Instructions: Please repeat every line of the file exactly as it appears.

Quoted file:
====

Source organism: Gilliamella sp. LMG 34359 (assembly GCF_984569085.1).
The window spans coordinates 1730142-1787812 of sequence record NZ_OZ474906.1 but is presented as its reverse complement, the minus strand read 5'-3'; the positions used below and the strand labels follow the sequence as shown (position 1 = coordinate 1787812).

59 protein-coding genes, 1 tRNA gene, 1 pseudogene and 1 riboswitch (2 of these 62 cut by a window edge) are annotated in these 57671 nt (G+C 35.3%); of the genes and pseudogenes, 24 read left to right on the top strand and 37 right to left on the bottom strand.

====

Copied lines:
Source organism: Gilliamella sp. LMG 34359 (assembly GCF_984569085.1).
The window spans coordinates 1730142-1787812 of sequence record NZ_OZ474906.1 but is presented as its reverse complement, the minus strand read 5'-3'; the positions used below and the strand labels follow the sequence as shown (position 1 = coordinate 1787812).

59 protein-coding genes, 1 tRNA gene, 1 pseudogene and 1 riboswitch (2 of these 62 cut by a window edge) are annotated in these 57671 nt (G+C 35.3%); of the genes and pseudogenes, 24 read left to right on the top strand and 37 right to left on the bottom strand.